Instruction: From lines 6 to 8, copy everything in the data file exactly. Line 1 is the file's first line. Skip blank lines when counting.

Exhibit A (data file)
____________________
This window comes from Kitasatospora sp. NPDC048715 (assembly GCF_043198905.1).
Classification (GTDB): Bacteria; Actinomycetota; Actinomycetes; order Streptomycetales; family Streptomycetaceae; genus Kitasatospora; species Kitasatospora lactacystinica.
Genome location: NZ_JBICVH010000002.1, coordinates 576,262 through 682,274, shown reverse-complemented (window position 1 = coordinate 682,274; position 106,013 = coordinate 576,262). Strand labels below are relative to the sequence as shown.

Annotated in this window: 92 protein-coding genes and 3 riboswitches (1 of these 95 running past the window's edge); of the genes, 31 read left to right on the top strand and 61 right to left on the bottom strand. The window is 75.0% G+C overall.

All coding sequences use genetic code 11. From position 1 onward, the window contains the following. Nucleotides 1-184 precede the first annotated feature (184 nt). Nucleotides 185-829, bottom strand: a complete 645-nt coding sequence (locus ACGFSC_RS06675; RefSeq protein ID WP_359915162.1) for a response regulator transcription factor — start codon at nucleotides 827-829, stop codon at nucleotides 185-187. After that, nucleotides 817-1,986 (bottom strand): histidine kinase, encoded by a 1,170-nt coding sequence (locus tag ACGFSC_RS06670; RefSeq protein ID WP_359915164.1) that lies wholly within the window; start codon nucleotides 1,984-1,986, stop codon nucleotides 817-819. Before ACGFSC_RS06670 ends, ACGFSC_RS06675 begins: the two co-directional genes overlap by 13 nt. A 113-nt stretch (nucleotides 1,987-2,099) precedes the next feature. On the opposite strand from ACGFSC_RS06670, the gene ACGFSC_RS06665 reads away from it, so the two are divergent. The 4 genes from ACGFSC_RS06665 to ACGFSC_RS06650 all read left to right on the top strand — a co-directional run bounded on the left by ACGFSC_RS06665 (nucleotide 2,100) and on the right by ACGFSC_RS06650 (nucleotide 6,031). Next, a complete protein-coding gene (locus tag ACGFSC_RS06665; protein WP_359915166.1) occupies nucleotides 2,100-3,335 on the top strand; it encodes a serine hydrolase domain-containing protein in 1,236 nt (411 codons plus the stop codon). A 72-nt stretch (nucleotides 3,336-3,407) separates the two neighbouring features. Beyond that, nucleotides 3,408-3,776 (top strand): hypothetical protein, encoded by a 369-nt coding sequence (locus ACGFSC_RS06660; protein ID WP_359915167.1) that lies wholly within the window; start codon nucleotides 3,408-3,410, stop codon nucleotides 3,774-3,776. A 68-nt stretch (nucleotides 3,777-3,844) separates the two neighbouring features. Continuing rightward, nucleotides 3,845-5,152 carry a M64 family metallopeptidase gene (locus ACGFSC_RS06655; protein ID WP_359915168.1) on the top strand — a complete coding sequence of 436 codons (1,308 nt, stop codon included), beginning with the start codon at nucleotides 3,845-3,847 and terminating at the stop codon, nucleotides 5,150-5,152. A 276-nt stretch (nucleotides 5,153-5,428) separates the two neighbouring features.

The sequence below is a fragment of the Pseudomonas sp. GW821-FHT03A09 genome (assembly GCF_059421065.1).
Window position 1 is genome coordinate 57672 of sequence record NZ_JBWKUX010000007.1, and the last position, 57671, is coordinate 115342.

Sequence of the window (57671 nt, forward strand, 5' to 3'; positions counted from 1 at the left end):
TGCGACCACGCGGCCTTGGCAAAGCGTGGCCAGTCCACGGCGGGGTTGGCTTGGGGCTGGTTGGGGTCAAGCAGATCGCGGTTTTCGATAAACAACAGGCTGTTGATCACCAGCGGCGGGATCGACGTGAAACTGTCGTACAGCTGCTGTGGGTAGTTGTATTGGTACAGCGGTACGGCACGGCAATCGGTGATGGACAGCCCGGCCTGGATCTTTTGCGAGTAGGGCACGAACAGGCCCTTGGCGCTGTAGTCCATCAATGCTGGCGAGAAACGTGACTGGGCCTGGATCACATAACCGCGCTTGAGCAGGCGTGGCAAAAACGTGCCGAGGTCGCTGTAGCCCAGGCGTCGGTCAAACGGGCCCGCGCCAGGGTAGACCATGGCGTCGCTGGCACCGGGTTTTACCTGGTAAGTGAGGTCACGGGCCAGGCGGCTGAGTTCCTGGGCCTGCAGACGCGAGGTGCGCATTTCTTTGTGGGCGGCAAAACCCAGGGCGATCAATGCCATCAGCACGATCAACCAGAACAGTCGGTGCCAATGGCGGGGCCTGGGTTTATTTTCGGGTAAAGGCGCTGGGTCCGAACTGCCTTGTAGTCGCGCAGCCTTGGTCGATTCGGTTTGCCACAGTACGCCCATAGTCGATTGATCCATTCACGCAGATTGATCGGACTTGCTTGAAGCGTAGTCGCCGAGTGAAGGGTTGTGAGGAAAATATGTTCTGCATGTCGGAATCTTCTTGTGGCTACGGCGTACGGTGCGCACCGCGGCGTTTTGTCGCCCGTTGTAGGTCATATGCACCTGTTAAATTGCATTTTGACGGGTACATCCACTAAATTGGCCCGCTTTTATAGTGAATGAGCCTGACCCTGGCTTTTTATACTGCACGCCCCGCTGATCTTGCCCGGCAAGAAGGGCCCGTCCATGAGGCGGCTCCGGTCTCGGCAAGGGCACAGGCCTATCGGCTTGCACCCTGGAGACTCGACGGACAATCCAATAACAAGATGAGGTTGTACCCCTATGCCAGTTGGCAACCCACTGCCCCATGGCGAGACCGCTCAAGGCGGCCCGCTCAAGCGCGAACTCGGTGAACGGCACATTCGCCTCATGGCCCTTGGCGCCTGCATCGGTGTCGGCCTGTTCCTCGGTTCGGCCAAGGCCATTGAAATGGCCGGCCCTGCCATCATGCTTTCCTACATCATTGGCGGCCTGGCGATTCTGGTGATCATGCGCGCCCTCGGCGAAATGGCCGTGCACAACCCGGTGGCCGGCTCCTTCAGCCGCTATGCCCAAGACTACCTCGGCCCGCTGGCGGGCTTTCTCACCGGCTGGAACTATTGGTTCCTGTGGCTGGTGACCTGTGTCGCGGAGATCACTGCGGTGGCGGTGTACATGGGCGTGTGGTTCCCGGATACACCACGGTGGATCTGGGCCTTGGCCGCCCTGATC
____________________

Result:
The sequence below is a fragment of the Pseudomonas sp. GW821-FHT03A09 genome (assembly GCF_059421065.1).
Window position 1 is genome coordinate 57672 of sequence record NZ_JBWKUX010000007.1, and the last position, 57671, is coordinate 115342.

Sequence of the window (57671 nt, forward strand, 5' to 3'; positions counted from 1 at the left end):